Aaron Summitt of Chester is not only an accomplished bowhunter with several whitetail racks easily eligible for the South Carolina Deer Records List, he is now an outspoken advocate for using a safety harness in a tree stand. With good reason.
Summitt, 23, had a dangerous fall before the bow season began in Chester County and he faces a long recovery period before he will be able to walk again. But that did not stop him from taking a big buck with unusual, but impressive antlers that may only miss the list by a few inches.
For this deer, however, he had to use a rifle since he could not climb into a stand. He shot the deer Oct. 20 from the seat of his four-wheeler backed into heavy brush for cover.
The saga of Summitt's 2017 deer season began Sept. 10. He and his girlfriend, Brittney Muto of Clover, were deep in the woods putting up two lock-on stands on the same tree. Both planned to hunt from that tree when archery season opened in Game Zone 2 five days later.
They were after a buck Summitt had watched for the past two years, a big-bodied 6-point with main beams that seemed to reach to the sky, almost like the rack of a caribou.
“I noticed one of my straps had a tear in it, so I got down to get another strap and climbed back up in the stand. I was tightening the new strap when the other strap broke – and I fell 30 feet to the ground,” Summitt said. “You just climb up a tree and don't think about wearing a safety harness. But then you hear that strap break and the clink of the metal. It's a sound you will never forget – and it happens so fast.”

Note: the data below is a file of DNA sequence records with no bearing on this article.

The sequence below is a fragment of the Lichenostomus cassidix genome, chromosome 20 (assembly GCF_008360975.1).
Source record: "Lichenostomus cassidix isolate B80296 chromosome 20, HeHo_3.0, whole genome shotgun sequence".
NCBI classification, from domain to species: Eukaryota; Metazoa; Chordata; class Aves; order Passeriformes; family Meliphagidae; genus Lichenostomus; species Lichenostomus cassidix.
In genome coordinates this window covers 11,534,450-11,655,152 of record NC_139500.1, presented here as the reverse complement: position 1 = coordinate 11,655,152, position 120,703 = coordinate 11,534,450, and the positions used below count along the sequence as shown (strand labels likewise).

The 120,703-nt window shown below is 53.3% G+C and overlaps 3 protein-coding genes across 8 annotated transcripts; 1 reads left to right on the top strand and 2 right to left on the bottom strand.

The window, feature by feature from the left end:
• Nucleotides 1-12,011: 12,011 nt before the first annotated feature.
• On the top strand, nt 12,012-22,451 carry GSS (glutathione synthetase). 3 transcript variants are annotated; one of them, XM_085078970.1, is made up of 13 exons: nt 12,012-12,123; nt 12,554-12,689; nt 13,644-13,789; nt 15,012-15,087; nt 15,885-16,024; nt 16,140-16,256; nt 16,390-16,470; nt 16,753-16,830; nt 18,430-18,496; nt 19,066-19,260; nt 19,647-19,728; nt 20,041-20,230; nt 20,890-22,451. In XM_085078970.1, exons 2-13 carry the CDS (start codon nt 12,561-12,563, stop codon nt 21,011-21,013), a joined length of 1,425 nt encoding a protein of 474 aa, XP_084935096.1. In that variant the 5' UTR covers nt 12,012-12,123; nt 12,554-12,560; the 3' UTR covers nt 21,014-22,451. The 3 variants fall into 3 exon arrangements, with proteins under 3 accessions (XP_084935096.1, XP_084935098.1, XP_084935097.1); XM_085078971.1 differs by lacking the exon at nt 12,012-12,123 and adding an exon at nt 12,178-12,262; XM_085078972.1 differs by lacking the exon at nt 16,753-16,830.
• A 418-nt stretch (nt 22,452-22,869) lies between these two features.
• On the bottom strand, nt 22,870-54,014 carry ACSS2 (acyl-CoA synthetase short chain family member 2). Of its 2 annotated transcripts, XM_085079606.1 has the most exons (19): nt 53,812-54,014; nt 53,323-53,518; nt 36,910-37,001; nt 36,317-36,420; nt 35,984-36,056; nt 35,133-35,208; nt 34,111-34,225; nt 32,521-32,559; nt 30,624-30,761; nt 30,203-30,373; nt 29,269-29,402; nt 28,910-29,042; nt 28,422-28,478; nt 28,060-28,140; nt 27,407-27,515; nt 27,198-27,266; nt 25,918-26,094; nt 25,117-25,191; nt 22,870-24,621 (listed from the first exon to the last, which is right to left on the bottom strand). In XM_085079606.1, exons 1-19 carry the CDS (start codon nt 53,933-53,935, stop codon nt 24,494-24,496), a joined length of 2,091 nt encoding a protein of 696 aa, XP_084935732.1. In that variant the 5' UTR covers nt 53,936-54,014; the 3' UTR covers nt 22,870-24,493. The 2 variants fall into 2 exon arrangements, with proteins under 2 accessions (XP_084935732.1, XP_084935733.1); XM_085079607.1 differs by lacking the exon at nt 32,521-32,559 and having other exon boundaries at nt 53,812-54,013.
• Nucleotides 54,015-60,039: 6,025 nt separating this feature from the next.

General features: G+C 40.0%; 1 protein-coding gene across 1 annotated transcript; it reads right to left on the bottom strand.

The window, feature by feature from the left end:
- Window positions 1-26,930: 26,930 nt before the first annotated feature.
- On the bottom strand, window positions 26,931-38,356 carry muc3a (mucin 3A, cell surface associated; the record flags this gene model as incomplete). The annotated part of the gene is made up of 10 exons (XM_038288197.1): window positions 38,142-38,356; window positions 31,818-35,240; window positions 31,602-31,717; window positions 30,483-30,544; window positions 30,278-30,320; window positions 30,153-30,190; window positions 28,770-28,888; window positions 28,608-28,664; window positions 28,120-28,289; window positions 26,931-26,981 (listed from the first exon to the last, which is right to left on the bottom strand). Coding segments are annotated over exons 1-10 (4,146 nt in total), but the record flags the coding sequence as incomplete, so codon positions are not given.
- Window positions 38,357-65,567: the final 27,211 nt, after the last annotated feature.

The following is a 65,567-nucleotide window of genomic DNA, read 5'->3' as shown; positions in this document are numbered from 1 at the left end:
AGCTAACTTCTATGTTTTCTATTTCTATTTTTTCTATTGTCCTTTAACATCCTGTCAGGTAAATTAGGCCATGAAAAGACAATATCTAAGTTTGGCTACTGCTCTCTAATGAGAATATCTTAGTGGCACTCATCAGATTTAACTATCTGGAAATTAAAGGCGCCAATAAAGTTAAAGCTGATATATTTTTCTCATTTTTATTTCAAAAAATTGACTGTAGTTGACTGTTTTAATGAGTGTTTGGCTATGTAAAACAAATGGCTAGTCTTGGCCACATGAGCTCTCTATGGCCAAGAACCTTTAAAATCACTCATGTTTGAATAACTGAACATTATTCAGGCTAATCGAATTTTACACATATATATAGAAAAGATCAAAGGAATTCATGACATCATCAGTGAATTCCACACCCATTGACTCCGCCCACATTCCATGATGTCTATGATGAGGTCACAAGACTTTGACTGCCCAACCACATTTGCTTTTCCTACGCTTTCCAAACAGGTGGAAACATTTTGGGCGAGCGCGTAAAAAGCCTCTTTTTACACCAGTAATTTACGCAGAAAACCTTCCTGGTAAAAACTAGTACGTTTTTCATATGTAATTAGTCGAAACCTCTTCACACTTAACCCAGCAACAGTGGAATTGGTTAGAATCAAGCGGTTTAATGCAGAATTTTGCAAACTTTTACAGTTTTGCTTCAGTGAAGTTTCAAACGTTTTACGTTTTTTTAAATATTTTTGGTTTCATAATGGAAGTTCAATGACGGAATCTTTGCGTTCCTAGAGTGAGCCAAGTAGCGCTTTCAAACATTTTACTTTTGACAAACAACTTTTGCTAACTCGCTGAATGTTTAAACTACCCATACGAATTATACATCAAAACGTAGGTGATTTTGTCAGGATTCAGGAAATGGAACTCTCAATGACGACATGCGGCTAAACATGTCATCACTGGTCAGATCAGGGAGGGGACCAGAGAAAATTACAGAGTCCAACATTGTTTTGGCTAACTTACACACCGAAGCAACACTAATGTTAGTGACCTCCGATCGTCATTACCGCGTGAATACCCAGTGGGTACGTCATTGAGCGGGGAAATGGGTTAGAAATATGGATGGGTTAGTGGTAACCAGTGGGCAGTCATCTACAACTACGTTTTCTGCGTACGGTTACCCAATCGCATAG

Summitt lay on the ground, Brittney cradling his head in her lap, while the emergency crew literally cut their way through the woods to get to him. His legs from the knees down were shattered, his right ankle broken into a dozen pieces. The L3 vertebra in his back was broken. He is literally being held together with pins, screws and metal rods and both legs are in casts. He faces three months of recovery before starting rehabilitation to try to walk again.
But that big buck with the impressive rack was still out there, so when gun season opened he and Brittney devised a hunt plan using the 4-wheeler and his deer rifle. They drove to the buck's core area, hid in the brush before daylight and waited.
At 8:45 a.m. the buck appeared, following a doe. Summitt brought the rifle up, took careful aim, and shot the buck, which ran off. Brittney found the deer a short distance in the woods.
The buck weighed 185 pounds and a preliminary measurement totaled 123 inches. The main beams are 22 inches long, reaching high upwards, and they are thick. Both are 5 inches in circumference at the base and the inside spread is 17 inches. The outside spread is 19 inches, with 14 inches between the tips. The G2 tines are both 8 inches long.
As impressive as this deer and the others he has taken are, Summitt only has one suggestion for deer hunters – and he is adamant about it.
“I've talked to a bunch of people about what happened and they are getting safety harnesses. Get those harnesses on.”